Emotional Development: Beginning with our preschool age children

“Preschoolers are becoming able to discern their own and other’s emotional states, and to talk about them fluently. Finally, they are beginning to “up-“ or “down”- regulate emotions, depending on their goals.” (Denham, 1998, Saarni, 1990)

*Before reading this post, please be mindful that we must always take into consideration the differing developmental rates and uniqueness’s of all children when looking at developmental continuums.

Today we will discuss our preschool age learners and focus in on their emotional development. Most often, children begin as egocentric or self-centered individuals. During the preschool years, they will often begin showing signs of developing and understanding a broader sense of the world around them, this includes a greater awareness of others, relationship building and beginning to understand realistic vs. fantasy.

According to Piaget’s Stages of Cognitive Development (1951):

Ages 0-2: Children begin at the sensorimotor stage, developing understanding of the world through sensory experiences: seeing, hearing, tasting, touching, and movement.

Ages 2-7: Children move to the preoperational stage, as they begin to use their imagination, build friendships, acquire impulse control, and develop a broader awareness of themselves and others around them.

“We are talking about how children can respond emotionally, yet simultaneously and strategically apply their knowledge about emotions and their expression to relationships with others, so that they can negotiate interpersonal exchanges and regulate their emotional experiences” (Saarni, 1990).

Here are the emotional competency developments we will begin to see in preschool age children –

Developing emotional awareness – Children will begin to develop awareness of their own feelings, then emotions in others.

Recognizing, identifying, or perceiving emotions – Children will begin to recognize and understand what a feeling is. Children will learn to understand facial expressions, body language and tone of voice. They can attribute these to others, and eventually label these feeling as “happy”, “angry”, “sad”; etc.

Describing feelings – Children will begin to describe and name emotions. They will learn how to use emotional vocabulary to convey how they feel.

Empathizing – Children will begin extending concern for what others are feeling and even showing sympathy for animals. You might even hear your child doing this during imaginative play.

Controlling and managing their emotions – Children will begin to learn and eventually apply knowledge about when it is appropriate to act or respond when they are feeling something.

Understanding what causes feelings – Children will begin to understand the cause of their feelings and eventually the cause of others feelings.

Understanding emotion-behavior connections – Children will begin to understand why emotions cause certain behaviors. (i.e. “Mom raised her voice at me because she’s angry that I did not tell the truth”).

There is no better time than now to focus on building emotional intelligence skills in your young children.

So how do we teach these vital life skills to children?

You are the number one model for the child(ren) in your life. Expressing your own emotions, labeling your feelings, and talking about them aloud. Children should understand that there are pleasant and tough emotions, and all feelings are valid. Children are constantly watching and listening to the adults in their lives. Be responsive, rather than reactive. Meet children’s actions with a calm tone and thoughtful responses. Act in ways that align with your core values and in ways you are asking your child to act.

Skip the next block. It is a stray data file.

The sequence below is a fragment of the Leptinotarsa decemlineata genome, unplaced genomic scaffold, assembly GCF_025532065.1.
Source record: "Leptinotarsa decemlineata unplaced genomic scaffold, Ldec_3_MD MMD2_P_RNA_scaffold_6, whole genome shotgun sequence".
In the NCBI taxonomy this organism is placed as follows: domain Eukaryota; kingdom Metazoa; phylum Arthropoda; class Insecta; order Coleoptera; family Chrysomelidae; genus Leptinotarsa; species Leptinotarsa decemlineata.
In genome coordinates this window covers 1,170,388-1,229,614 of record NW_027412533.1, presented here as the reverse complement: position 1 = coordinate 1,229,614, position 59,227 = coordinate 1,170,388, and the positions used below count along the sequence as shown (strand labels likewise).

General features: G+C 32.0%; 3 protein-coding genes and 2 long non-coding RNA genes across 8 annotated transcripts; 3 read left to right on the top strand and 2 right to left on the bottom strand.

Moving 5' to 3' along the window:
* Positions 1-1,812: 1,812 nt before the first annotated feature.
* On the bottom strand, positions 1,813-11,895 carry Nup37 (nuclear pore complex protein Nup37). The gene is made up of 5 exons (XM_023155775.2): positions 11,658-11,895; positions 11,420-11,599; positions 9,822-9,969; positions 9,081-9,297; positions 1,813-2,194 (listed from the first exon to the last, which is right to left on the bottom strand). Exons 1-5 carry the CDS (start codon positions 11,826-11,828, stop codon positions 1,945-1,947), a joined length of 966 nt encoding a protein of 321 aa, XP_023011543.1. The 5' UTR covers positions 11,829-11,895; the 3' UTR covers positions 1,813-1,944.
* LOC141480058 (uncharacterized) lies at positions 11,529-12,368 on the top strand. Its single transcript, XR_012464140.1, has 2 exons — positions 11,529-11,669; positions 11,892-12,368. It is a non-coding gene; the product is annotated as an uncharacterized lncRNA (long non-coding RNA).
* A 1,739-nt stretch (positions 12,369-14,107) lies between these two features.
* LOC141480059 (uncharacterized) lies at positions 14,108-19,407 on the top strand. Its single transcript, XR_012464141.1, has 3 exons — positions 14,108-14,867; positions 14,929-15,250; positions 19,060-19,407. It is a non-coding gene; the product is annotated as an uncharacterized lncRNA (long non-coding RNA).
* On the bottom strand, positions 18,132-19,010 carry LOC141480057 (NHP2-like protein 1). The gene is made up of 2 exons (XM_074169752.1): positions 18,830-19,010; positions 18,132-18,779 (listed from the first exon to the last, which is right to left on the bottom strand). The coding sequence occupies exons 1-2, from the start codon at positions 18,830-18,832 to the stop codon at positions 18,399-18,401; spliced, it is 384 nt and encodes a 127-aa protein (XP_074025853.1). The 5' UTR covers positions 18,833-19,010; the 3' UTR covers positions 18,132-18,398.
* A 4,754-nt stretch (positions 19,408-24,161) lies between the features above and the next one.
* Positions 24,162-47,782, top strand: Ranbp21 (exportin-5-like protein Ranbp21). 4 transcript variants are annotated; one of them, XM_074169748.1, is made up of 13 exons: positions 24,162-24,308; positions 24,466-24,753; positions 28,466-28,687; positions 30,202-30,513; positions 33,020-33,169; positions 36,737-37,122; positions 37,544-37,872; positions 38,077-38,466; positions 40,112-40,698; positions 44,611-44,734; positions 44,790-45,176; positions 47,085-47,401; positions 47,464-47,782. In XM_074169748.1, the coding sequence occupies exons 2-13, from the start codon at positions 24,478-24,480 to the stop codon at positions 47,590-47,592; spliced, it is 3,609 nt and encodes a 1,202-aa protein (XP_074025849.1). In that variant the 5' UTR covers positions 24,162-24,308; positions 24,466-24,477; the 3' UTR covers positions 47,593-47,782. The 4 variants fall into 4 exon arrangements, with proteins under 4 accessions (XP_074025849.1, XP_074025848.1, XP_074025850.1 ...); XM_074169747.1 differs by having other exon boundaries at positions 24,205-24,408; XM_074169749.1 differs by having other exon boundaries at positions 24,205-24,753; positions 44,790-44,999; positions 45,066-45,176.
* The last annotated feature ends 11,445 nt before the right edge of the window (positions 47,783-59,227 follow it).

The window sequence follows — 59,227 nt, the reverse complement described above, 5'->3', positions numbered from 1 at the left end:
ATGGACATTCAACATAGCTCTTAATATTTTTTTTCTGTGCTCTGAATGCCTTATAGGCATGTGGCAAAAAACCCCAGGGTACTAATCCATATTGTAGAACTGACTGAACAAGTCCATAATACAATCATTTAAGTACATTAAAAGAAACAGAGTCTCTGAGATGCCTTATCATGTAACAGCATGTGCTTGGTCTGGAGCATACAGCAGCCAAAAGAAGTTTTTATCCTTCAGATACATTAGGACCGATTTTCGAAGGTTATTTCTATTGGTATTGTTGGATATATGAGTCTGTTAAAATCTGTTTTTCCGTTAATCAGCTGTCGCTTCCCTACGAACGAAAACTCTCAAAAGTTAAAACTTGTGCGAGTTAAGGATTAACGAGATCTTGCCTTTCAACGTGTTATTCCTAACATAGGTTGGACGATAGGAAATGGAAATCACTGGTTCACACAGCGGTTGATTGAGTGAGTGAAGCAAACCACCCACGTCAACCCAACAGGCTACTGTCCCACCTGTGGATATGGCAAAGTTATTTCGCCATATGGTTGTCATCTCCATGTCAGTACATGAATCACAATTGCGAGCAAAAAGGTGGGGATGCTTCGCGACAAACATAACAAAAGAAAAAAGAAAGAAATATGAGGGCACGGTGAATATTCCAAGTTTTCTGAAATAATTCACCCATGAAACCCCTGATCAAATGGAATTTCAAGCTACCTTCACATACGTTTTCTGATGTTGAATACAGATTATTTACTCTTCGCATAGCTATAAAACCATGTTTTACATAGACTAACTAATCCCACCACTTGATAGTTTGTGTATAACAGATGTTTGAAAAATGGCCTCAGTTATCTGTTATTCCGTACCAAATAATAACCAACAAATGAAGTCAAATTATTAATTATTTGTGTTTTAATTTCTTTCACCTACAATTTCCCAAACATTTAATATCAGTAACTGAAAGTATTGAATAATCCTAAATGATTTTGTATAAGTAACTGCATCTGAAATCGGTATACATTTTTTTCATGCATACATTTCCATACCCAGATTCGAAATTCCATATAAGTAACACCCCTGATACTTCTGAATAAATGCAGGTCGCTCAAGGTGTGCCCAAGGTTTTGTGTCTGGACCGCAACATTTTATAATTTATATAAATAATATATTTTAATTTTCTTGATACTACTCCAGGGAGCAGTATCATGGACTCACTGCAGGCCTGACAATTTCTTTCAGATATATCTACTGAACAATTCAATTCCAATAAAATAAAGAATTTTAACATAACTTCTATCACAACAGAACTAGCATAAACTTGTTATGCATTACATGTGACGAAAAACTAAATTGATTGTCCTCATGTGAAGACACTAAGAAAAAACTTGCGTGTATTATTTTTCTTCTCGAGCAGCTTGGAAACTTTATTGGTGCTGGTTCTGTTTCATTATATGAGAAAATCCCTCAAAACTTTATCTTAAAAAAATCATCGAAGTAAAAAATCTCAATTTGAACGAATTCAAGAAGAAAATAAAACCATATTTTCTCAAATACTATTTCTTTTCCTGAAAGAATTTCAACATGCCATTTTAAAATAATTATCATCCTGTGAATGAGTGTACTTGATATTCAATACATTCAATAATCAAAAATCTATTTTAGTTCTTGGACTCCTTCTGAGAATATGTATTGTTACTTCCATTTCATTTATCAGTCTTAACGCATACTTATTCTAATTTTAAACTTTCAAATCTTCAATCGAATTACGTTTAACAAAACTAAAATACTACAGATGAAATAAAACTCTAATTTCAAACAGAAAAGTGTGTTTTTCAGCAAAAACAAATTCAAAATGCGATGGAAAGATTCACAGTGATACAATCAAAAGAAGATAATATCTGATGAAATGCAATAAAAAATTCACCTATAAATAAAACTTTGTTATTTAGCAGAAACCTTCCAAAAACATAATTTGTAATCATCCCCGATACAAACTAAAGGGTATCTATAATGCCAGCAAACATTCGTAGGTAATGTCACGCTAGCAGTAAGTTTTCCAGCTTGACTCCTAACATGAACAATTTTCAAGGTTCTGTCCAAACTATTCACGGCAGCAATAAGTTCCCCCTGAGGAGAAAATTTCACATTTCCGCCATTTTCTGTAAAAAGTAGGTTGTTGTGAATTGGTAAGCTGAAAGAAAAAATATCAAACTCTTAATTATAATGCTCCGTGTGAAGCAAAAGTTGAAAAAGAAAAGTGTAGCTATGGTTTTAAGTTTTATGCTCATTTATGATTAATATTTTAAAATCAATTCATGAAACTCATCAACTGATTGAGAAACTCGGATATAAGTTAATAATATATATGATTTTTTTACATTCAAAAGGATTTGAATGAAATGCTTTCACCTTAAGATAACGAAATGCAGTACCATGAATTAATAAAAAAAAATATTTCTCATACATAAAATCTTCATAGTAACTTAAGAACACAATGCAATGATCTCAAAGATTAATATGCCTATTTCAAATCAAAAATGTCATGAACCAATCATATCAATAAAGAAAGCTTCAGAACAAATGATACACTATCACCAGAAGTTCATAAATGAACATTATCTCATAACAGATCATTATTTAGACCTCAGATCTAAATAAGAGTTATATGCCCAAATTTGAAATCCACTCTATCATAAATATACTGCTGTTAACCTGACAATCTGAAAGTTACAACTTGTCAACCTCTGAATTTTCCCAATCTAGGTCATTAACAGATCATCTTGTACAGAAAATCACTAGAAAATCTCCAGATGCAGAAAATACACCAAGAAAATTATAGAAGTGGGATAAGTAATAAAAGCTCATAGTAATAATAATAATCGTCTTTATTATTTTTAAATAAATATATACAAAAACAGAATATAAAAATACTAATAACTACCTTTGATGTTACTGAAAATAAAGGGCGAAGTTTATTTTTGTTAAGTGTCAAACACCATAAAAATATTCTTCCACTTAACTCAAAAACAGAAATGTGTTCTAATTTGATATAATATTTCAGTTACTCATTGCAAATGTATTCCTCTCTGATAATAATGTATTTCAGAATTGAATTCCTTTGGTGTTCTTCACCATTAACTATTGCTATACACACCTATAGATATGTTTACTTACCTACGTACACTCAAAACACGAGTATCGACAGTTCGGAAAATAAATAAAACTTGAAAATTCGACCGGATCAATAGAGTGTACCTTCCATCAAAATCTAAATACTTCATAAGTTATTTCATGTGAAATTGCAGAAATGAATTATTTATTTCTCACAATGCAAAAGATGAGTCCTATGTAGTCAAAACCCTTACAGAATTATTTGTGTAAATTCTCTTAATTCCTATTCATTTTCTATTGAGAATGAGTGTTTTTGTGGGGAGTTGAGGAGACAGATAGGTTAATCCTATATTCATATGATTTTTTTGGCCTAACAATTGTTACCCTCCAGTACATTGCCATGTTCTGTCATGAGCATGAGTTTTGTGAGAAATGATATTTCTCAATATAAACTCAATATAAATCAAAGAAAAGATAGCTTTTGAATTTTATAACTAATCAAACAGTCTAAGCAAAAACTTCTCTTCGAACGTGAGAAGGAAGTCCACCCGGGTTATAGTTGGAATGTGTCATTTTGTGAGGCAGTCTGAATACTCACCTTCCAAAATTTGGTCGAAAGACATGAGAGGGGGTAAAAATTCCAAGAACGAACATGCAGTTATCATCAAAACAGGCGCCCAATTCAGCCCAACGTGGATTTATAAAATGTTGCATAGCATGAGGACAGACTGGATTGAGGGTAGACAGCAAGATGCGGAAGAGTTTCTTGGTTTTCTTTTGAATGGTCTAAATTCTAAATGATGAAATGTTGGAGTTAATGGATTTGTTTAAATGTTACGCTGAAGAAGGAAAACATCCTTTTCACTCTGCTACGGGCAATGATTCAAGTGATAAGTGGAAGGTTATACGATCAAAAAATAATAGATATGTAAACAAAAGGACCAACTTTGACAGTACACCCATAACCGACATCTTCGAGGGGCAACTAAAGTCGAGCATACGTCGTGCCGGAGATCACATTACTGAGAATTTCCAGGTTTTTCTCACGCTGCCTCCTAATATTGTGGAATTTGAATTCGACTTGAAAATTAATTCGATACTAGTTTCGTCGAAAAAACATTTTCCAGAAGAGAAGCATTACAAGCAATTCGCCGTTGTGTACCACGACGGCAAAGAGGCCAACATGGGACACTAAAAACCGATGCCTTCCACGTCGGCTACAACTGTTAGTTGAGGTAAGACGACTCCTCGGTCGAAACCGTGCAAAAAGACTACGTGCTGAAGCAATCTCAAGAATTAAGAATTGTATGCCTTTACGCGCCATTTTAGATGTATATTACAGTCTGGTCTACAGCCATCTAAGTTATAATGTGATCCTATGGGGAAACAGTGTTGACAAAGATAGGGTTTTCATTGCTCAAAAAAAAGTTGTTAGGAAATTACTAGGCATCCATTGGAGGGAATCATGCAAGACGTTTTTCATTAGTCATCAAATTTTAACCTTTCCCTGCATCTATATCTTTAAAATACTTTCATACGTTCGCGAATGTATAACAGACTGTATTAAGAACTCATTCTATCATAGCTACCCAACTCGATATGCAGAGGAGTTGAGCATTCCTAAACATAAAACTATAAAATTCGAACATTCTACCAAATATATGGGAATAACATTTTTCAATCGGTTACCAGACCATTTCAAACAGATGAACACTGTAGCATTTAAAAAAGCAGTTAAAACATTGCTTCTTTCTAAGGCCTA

Helping children label their feelings in one of the most important ways we can support them in regulating their emotions; as Dr. Daniel Siegel says, “Name it to tame it.” Research shows that the mere labeling of emotions truly helps us regulate them, and it also helps us better support the needs of our child. Label your own emotions, let your child know when you are experiencing positive and tough emotions. Support children by using phrases such as, “It looks like you are feeling _______________ because I can see ______________. This especially helps younger children in gaining an understanding of their emotions and helps to build greater emotional vocabulary. There are also great resources to help with teaching and focusing on these skills with children. FeelLinks Journal and Dolls set* is a wonderful resource to use with children ages 4+ to encourage the development of these important lifelong skills. There are also many wonderful children’s books that teach about emotions. Teaching our children how to recognize, understand, label, express, and regulate their feelings will support them in gracefully dealing with life’s ups and downs in this increasingly complex world.

While it is quite difficult for us to grasp and can be hard for us to do, it is important we let our children experience failure. If we are always there to swoop in and fix things that feel tough for our children, we are actually doing them a disservice. Failure helps build skills such as: grit, resilience, growth mindset, and the ability to problem-solve. We want our children to know that they are able to deal with the tough times and bounce back afterwards.

*I created FeelLinks emotion plush dolls and feelings journal, a unique, tangible resource, to engage children in focusing on these vital life skills. Each set comes with information on how to use the set, some ideas of best ways to communicate with your child/student about emotions, and other directions to help support you along the way. Order today for your home, school, or healthcare practice!

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